It seems fair to assume that the first American colonists took with them attitudes and practices from home, including the ways in which they routinely resolved disputes. For example, on November 11, 1647 the General Court of the Massachusetts Bay Colony authorized the purchase of Edward Coke’s Reports, First and Second Institutes and Book of Entries, “to the end we may have the better light for making and proceedings about laws.” But does that mean it was natural then for parties with differences to look to litigation for an answer? This Article provides ample evidence of a preference for other ways of resolving their disputes. Its main purpose is to show what dispute resolution attitudes and practices prevailed in England that could have been transported to the American colonies. It ends by providing, from English sources, names of one or two individuals, namely Nathaniel Bacon and Francis Bacon, who could have been particular conduits, leaving it for others to find and assess the American evidence.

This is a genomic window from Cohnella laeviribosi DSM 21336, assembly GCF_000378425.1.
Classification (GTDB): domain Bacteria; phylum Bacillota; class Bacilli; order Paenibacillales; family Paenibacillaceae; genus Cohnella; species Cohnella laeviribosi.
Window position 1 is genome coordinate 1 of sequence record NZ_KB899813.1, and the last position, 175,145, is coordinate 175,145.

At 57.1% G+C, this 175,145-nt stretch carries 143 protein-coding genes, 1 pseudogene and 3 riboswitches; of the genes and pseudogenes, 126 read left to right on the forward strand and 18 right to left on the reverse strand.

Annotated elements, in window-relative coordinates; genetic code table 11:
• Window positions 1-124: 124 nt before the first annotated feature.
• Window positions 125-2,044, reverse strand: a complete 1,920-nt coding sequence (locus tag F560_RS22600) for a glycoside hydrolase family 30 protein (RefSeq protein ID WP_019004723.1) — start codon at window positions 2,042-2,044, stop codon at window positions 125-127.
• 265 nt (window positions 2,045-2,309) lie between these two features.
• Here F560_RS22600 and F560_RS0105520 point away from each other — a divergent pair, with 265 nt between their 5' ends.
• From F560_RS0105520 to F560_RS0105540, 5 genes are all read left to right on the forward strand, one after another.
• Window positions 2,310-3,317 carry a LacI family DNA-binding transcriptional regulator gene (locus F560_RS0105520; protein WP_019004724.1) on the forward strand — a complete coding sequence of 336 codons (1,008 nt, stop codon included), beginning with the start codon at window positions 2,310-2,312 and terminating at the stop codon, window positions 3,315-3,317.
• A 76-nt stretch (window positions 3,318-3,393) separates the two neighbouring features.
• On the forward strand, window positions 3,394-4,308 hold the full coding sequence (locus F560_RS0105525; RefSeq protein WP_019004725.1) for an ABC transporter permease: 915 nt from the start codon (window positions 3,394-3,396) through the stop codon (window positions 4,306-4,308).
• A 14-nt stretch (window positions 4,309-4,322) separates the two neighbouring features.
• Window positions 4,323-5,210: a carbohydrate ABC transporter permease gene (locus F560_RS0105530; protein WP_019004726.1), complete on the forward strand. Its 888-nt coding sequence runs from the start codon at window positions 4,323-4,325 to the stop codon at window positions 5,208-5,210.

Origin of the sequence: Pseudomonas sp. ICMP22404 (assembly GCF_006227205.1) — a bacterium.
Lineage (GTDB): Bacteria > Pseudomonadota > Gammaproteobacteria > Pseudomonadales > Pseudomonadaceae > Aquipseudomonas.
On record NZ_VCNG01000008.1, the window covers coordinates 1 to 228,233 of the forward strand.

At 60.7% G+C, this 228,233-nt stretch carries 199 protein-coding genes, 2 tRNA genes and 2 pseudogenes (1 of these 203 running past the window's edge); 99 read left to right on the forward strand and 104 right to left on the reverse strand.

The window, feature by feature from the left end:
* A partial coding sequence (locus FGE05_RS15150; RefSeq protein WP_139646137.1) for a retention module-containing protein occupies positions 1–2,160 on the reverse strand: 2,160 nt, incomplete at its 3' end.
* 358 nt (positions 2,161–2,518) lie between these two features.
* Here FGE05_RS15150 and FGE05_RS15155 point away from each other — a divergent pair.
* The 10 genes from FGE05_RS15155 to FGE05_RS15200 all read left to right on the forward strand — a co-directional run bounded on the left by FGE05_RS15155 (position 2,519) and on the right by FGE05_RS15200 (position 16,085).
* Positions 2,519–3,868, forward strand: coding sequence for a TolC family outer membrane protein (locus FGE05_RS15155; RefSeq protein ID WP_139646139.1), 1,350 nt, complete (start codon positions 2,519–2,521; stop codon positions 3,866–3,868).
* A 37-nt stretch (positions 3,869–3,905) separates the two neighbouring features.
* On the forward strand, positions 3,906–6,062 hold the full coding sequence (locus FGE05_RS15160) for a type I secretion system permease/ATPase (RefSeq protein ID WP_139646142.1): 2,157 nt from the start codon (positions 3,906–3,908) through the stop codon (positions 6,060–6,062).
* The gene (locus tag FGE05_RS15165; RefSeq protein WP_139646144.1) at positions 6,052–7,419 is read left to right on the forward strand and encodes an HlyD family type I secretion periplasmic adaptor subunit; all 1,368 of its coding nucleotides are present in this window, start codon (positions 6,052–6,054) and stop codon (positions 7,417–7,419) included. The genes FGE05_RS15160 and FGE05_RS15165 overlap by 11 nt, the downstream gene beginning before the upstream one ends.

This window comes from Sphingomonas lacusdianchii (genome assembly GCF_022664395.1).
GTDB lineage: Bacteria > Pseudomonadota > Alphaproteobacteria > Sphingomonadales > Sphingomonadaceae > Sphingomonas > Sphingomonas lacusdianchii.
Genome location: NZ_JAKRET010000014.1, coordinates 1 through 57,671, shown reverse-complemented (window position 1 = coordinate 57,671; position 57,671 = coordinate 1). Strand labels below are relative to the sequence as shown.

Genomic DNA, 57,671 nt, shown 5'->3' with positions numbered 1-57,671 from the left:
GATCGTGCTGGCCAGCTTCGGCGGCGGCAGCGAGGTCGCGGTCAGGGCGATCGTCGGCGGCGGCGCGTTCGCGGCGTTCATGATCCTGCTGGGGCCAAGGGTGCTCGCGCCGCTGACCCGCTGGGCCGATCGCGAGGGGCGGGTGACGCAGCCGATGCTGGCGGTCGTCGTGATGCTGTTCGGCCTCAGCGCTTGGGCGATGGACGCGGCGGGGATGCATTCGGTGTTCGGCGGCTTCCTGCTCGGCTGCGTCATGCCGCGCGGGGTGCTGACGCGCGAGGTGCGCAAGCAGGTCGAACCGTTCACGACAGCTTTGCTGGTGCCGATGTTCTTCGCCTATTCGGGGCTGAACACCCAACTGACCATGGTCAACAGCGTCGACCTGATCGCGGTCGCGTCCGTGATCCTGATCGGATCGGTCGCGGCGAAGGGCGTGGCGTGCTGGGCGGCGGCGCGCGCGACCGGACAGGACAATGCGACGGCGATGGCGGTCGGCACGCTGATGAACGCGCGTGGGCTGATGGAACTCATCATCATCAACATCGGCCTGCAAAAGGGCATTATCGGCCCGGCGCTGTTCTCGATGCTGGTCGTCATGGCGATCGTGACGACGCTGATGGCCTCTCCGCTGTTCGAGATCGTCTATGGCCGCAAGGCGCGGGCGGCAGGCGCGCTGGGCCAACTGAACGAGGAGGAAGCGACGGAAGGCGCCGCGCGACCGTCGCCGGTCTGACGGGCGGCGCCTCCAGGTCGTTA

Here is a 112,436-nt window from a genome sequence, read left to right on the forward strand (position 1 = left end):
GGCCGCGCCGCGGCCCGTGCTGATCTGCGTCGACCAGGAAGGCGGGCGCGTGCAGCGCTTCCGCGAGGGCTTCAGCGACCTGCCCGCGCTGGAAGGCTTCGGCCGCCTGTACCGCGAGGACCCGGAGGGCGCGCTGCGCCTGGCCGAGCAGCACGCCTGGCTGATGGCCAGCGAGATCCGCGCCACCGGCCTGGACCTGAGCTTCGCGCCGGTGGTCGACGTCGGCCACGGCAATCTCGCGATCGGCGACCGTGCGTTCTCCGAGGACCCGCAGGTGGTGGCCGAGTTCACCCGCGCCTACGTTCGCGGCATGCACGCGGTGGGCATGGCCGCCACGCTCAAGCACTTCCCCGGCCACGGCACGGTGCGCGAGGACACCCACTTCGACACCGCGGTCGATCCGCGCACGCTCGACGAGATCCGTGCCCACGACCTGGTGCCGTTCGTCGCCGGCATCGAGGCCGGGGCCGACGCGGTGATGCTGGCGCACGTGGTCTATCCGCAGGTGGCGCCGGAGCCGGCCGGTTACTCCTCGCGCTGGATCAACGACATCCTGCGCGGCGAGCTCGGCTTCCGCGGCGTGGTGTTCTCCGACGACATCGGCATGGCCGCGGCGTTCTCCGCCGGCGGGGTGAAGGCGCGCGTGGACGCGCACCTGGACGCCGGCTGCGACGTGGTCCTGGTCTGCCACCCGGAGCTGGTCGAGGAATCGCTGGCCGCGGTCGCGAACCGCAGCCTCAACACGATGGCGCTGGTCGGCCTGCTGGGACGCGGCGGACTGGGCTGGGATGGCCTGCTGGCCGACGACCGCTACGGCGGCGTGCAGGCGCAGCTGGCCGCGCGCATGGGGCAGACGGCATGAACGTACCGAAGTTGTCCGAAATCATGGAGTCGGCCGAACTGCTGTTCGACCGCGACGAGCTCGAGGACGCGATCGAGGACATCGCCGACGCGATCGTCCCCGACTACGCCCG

The English Inheritance—What the First American Colonists Knew of Mediation and Arbitration,
2016 J. Disp. Resol.
Available at: https://scholarship.law.missouri.edu/jdr/vol2016/iss2/5